Sunday, September 11, 2011

My Story: Ten Years Ago

I think I've told my story before, but I've never written it.  Below is what ten years later I can remember of our personal experience on September 11th in Washington, DC.  I write it now to remember, to share with you and so my kids know our story.

Ten years and a day ago, I was a 22 year old newlywed living in Alexandria, VA.  We had married and moved to Alexandria about two months prior.  During those two months I worked for Senator Inhofe.   As September began,  I was in my second or third week of law school at the George Washington University, in Washington, DC.  My husband was in his second year of the Neurscience PhD program at Georgetown. We were living on his stipend and thus had neither cell phones nor cable TV.  We also had just one car so each morning he would drive me into DC, drop me off at GW, then drive back out to Rosslyn to part at Georgetown's parking spaces in the basement of the Key Bridge Marriott Hotel.  Then he would walk back across Key Bridge, up the big hills and all the way across campus to work. I would usually get to school around 7am, but had no class until after 9:30 or so.  I spent these first two or more hours every morning, reading, briefing cases and preparing for class, which was pretty much a never ending task in those days. 

On September 11th, all of the above went as usual. Our morning commute, as usual, took us past the Pentagon and into the heart of the city.  I, as usual, was studying diligently away.  I vaguely remember a few more people at the computers and a little bit of muttering, but not much.  I went to my 9:30 class and the buzz began to grown as the news spread among my classmates waiting for Contracts.  A very large portion of my class was from NJ, NY, PA or metro DC.  I could feel them panicking a little, but we really had no clue what was going on (remember this is pre-smart phones).  My Professor announced what he knew and said we would have class.  He tried this for about twenty minutes or so before they dismissed us to the basement classroom.  We were asked to shelter in place there as no one really knew what the danger might continue to be.  The basement classroom fits maybe 250 people and has huge screens where we watched the video, saw the reality of the day and heard many rumors about what might be happening in our own city.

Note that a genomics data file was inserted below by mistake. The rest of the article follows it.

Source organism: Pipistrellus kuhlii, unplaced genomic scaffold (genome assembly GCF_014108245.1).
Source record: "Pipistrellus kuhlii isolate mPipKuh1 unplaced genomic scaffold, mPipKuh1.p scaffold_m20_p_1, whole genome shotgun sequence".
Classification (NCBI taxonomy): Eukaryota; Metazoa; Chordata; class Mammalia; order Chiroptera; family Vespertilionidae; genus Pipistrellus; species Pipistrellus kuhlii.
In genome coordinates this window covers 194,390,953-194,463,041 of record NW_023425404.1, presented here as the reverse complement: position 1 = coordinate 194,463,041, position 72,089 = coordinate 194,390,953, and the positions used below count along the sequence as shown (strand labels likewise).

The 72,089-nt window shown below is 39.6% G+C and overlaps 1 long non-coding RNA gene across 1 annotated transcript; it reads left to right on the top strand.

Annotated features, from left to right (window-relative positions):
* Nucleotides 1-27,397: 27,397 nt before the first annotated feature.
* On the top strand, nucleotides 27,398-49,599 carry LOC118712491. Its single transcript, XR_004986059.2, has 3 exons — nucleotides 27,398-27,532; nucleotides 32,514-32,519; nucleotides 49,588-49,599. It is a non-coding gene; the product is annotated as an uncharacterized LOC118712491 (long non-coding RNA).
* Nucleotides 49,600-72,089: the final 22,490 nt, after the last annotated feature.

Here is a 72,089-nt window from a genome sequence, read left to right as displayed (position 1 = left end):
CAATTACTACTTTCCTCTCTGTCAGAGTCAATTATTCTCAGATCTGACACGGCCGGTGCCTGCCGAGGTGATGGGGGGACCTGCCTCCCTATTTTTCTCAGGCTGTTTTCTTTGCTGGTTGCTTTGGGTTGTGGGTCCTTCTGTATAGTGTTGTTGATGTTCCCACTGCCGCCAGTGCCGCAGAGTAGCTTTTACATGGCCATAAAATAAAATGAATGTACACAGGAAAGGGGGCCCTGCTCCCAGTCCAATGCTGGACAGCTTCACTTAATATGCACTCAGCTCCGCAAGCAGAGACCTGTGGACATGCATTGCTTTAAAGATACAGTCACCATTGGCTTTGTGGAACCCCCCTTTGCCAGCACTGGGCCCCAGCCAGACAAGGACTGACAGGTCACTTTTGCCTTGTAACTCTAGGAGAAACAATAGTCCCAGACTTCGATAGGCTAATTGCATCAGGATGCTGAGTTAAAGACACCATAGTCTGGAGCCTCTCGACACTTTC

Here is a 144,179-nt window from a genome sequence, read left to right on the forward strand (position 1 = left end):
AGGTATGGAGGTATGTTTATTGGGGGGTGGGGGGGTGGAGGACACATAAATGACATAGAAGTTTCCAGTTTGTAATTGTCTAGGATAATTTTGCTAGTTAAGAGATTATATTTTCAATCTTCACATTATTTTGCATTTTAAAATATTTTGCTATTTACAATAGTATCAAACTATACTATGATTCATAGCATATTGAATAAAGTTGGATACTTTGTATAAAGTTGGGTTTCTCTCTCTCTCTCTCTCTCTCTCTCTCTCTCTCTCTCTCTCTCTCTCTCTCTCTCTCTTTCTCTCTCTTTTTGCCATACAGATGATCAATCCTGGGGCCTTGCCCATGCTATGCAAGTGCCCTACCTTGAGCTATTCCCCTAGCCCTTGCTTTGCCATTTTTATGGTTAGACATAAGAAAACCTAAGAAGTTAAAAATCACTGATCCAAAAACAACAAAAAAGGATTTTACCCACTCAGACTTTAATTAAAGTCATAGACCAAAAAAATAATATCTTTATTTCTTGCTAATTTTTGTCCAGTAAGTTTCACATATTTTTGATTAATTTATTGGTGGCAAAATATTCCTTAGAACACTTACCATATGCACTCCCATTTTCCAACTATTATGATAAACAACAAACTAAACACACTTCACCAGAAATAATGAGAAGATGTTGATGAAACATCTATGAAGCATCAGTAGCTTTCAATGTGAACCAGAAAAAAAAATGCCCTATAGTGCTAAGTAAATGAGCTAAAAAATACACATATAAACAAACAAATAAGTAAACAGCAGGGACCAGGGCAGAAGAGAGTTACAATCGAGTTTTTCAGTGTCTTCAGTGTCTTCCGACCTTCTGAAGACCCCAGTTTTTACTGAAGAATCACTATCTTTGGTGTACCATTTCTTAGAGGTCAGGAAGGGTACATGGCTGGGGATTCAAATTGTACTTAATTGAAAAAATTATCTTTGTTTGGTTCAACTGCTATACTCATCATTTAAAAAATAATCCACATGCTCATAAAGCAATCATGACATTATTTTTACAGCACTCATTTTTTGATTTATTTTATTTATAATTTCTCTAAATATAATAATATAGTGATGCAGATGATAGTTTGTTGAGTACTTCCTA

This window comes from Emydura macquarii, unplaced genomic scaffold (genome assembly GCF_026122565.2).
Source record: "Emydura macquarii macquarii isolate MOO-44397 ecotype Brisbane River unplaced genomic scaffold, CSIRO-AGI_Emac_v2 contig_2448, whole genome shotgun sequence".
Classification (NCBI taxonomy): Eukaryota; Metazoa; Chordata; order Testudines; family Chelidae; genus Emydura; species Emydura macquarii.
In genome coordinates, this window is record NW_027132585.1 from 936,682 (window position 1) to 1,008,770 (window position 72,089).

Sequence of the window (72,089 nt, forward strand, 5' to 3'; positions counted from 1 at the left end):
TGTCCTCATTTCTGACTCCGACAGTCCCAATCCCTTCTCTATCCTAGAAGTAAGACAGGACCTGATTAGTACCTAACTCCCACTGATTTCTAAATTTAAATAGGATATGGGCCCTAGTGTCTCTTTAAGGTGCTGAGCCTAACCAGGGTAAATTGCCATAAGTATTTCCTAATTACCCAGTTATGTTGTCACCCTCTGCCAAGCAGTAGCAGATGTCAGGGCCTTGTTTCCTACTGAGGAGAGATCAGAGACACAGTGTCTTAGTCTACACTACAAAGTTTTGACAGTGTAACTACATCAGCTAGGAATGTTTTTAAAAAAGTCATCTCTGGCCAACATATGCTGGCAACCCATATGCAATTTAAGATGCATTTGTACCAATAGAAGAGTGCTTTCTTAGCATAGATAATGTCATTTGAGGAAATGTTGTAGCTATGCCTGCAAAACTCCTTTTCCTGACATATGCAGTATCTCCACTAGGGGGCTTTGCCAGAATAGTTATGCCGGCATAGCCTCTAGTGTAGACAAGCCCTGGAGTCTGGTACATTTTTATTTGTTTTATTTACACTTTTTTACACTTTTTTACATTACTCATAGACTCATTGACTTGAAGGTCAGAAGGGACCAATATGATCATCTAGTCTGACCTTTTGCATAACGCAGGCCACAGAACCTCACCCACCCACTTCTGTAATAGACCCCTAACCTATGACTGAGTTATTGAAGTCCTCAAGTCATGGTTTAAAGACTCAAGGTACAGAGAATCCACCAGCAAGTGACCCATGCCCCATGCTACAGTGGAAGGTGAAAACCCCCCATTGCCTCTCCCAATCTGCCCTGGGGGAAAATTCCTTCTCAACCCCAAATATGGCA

There was just one payphone outside.  We waited in lines to try and call home. 

Across town, Brent was in class too and his usual fairly calm self.  When he heard a rumor that the State Department had been bombed, he decided it was time to leave class, head back to his lab and try to find me.  My Dad or sister, I think talked to him somewhere in here and was rather amazed at his calm.

Eventually I reached Brent and we tried to make a plan, which largely involved me staying at the Law School for the moment.  I also reached the high school and told them I was OK.  You may have heard about this from my sister as after my Dad died she found the slip they took him telling him I was OK still in his Bible.

It became clear that nearly all the stories about DC were rumor.  The National Mall was not, in fact, on fire.  There was nothing bad at the State Department.  The White House and Congress were untouched.  Brent and I moved to the next part of our impromptu plan which involved me walking to Georgetown as the subway was closed and there was no way to drive in the city.  It wasn't even clear how we would drive home as our normal drive past the Pentagon was now impossible. 

Walking made sense as it was away from all the targets and in the general direction of our car and home.  Keep in mind that once I leave GW we have no way to update this plan so we just went with it.  Georgetown is about two miles or so away, roughly, but I had never walked there before and only once did again.